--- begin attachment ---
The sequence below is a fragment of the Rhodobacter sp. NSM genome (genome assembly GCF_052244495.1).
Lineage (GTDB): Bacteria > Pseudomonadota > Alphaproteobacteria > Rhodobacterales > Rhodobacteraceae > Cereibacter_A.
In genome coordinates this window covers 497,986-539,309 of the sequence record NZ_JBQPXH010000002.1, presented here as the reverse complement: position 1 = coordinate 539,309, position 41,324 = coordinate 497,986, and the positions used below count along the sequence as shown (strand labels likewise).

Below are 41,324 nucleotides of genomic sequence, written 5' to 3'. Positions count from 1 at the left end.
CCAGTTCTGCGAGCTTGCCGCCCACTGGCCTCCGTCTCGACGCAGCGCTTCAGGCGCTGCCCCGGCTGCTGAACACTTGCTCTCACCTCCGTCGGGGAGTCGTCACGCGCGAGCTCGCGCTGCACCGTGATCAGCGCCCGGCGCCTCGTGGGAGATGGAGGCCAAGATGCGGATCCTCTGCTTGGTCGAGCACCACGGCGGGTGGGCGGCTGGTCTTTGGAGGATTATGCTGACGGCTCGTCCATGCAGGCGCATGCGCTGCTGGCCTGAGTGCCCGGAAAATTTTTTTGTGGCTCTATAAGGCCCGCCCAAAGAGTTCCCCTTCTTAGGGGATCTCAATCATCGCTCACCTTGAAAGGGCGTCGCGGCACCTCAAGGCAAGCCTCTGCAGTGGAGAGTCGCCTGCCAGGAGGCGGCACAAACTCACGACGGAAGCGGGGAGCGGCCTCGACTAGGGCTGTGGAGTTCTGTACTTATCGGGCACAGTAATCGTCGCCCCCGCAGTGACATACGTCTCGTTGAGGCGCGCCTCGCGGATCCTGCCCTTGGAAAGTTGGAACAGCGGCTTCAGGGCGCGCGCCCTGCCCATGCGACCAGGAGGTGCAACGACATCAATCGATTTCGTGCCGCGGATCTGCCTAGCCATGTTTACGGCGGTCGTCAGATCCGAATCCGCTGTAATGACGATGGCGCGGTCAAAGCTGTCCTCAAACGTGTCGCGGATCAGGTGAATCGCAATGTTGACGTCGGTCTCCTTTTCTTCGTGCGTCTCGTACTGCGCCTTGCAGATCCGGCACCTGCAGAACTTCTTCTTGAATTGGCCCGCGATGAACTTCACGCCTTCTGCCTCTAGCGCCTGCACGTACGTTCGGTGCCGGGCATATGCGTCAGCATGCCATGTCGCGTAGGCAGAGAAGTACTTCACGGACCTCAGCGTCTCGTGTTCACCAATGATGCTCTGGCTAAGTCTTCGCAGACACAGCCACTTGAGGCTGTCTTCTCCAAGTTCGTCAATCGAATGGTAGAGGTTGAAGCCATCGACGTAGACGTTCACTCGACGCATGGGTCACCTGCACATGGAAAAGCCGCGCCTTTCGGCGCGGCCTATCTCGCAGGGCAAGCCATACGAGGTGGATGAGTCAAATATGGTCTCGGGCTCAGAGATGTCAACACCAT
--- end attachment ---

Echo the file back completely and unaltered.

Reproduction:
The sequence below is a fragment of the Rhodobacter sp. NSM genome (genome assembly GCF_052244495.1).
Lineage (GTDB): Bacteria > Pseudomonadota > Alphaproteobacteria > Rhodobacterales > Rhodobacteraceae > Cereibacter_A.
In genome coordinates this window covers 497,986-539,309 of the sequence record NZ_JBQPXH010000002.1, presented here as the reverse complement: position 1 = coordinate 539,309, position 41,324 = coordinate 497,986, and the positions used below count along the sequence as shown (strand labels likewise).

Below are 41,324 nucleotides of genomic sequence, written 5' to 3'. Positions count from 1 at the left end.
CCAGTTCTGCGAGCTTGCCGCCCACTGGCCTCCGTCTCGACGCAGCGCTTCAGGCGCTGCCCCGGCTGCTGAACACTTGCTCTCACCTCCGTCGGGGAGTCGTCACGCGCGAGCTCGCGCTGCACCGTGATCAGCGCCCGGCGCCTCGTGGGAGATGGAGGCCAAGATGCGGATCCTCTGCTTGGTCGAGCACCACGGCGGGTGGGCGGCTGGTCTTTGGAGGATTATGCTGACGGCTCGTCCATGCAGGCGCATGCGCTGCTGGCCTGAGTGCCCGGAAAATTTTTTTGTGGCTCTATAAGGCCCGCCCAAAGAGTTCCCCTTCTTAGGGGATCTCAATCATCGCTCACCTTGAAAGGGCGTCGCGGCACCTCAAGGCAAGCCTCTGCAGTGGAGAGTCGCCTGCCAGGAGGCGGCACAAACTCACGACGGAAGCGGGGAGCGGCCTCGACTAGGGCTGTGGAGTTCTGTACTTATCGGGCACAGTAATCGTCGCCCCCGCAGTGACATACGTCTCGTTGAGGCGCGCCTCGCGGATCCTGCCCTTGGAAAGTTGGAACAGCGGCTTCAGGGCGCGCGCCCTGCCCATGCGACCAGGAGGTGCAACGACATCAATCGATTTCGTGCCGCGGATCTGCCTAGCCATGTTTACGGCGGTCGTCAGATCCGAATCCGCTGTAATGACGATGGCGCGGTCAAAGCTGTCCTCAAACGTGTCGCGGATCAGGTGAATCGCAATGTTGACGTCGGTCTCCTTTTCTTCGTGCGTCTCGTACTGCGCCTTGCAGATCCGGCACCTGCAGAACTTCTTCTTGAATTGGCCCGCGATGAACTTCACGCCTTCTGCCTCTAGCGCCTGCACGTACGTTCGGTGCCGGGCATATGCGTCAGCATGCCATGTCGCGTAGGCAGAGAAGTACTTCACGGACCTCAGCGTCTCGTGTTCACCAATGATGCTCTGGCTAAGTCTTCGCAGACACAGCCACTTGAGGCTGTCTTCTCCAAGTTCGTCAATCGAATGGTAGAGGTTGAAGCCATCGACGTAGACGTTCACTCGACGCATGGGTCACCTGCACATGGAAAAGCCGCGCCTTTCGGCGCGGCCTATCTCGCAGGGCAAGCCATACGAGGTGGATGAGTCAAATATGGTCTCGGGCTCAGAGATGTCAACACCAT